This study compares age, pain duration, inflammatory markers (CRP and ESR), IBP characteristics and patients with and without acute and structural lesions of SIJ MRI during the initial diagnosis of axSpA; thus, the study evaluates the relationship between the disease characteristics and SIJ MRI signs. According to the results of our study, the mean ESR values were higher than those in patients with SIJ backfill and ankylosis lesions and mean symptom duration was longer in patients with SIJ erosion and ankylosis lesions than those who did not. Furthermore, morning stiffness was the only IBP characteristic that had a significant correlation with the presence of ankylosis.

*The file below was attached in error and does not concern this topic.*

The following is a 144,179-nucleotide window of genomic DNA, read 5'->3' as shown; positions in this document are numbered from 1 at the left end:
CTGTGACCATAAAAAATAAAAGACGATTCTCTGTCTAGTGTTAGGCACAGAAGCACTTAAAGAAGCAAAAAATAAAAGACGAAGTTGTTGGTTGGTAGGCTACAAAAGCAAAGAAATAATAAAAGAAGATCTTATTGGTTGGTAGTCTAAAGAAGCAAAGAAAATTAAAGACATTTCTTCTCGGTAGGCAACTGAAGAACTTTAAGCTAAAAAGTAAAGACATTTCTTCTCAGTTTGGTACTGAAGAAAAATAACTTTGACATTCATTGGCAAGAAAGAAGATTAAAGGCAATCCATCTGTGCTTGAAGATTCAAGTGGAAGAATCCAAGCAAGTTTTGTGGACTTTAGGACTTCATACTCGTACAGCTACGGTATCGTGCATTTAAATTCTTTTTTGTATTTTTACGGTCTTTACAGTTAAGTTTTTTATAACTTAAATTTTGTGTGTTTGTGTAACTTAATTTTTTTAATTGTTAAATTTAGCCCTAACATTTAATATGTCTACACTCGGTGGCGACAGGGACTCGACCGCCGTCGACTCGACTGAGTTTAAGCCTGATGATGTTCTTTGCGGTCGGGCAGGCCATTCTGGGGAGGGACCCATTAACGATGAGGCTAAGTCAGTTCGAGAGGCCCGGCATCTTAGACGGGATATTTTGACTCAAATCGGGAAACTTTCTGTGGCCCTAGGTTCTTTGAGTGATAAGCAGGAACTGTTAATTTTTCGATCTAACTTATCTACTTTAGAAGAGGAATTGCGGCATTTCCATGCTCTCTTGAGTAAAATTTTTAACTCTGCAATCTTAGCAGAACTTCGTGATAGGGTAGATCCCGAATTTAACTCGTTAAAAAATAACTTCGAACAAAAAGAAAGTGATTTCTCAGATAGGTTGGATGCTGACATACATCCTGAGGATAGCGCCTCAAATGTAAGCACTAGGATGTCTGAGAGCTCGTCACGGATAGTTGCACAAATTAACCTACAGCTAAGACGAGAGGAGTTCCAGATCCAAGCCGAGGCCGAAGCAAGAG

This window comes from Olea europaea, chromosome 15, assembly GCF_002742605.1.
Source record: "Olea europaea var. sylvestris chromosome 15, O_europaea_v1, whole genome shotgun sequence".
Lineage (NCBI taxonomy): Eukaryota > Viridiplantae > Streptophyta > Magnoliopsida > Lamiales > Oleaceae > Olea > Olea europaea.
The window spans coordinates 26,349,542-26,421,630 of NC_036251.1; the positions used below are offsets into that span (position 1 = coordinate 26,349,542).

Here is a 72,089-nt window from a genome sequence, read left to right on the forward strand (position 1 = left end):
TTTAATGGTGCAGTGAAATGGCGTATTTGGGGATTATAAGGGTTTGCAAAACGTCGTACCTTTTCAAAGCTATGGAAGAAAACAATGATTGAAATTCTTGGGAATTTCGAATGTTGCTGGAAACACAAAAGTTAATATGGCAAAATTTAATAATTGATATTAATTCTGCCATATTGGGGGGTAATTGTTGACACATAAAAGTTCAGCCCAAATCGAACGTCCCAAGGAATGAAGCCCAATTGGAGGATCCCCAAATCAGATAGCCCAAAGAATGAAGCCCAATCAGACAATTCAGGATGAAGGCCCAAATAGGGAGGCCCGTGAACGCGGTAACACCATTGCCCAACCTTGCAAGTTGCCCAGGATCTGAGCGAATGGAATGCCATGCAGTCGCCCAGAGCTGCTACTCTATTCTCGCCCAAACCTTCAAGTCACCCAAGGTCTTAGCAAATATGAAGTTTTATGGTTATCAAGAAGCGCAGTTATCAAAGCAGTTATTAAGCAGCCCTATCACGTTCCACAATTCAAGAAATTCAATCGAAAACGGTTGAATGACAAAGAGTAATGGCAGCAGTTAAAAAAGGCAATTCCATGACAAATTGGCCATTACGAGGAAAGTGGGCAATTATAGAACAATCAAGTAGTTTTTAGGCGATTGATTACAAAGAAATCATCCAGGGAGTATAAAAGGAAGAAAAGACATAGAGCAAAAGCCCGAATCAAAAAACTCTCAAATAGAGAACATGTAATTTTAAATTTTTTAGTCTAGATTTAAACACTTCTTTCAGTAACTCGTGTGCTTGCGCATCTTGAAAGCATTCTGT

Although IBP characteristics are included in different diagnostic criteria used in both research and clinical practice for the diagnosis of axSpA, the strength of the relationship between IBP characteristics and the presence of axSpA disease is controversial (11). Although the underlying pathogenesis of IBP is not fully understood, it is believed that the inflammation in the MRI in SIJ and surrounding structures clinically represents IBP (17). However, studies have demonstrated that the acute lesion rate in SIJ MRI in patients with IBP characteristics is between 26% and 41% (18, 19). Therefore, Braun et al. (20) emphasized that only IBP characteristics of limited value for the axSpA diagnosis and that imaging with IBP parameters or combination with other diagnostic criteria parameters can be useful. However, the relationship between acute and structural lesions in SIJ MRI and IBP has been investigated in a limited number of studies. Kivity et al. (17) examined the relationship between acute and structural sacroiliitis in MRI with IBP features and revealed ta significant correlation between BME with night pain and morning stiffness, as well as the relationship between nocturnal pain with structural lesions. Because of the connection between IBP features and the acute inflammation in SIJ MRI in the aforementioned study, it has been emphasized that physicians can reduce the disease progression with early treatment by encouraging the evaluation of SIJ MRG in patients with IBP characteristics. However, Arnbak et al. (21) examined the relationship between IBP characteristics and MRI findings in the spine and SIJ and they found a higher association between night pain and SIJ sclerosis and found that structural changes are more consistently related with pain characteristics than BME findings are associated with active inflammation. Similarly, when we compare MRI examinations based on SPARCC scoring and IBP characteristics based on anamnesis in our study, we found that morning stiffness was significantly correlated with the presence of ankylosis. The contradictory study results suggest that there is a weak correlation between the acute or structural findings of the axSpA-related MRI and IBP parameters, but a more consistent correlation between structural findings and IBP can be attributable to the fact that chronic MRI manifestations represent a more severe inflammatory process. Moreover, during the diagnoses made herein, we found that most patients had a high total IBP score (mean score; 4.0±0.7), whereas there was no difference in the total IBP score of patients with and without acute or structural lesions in SIJ MRI.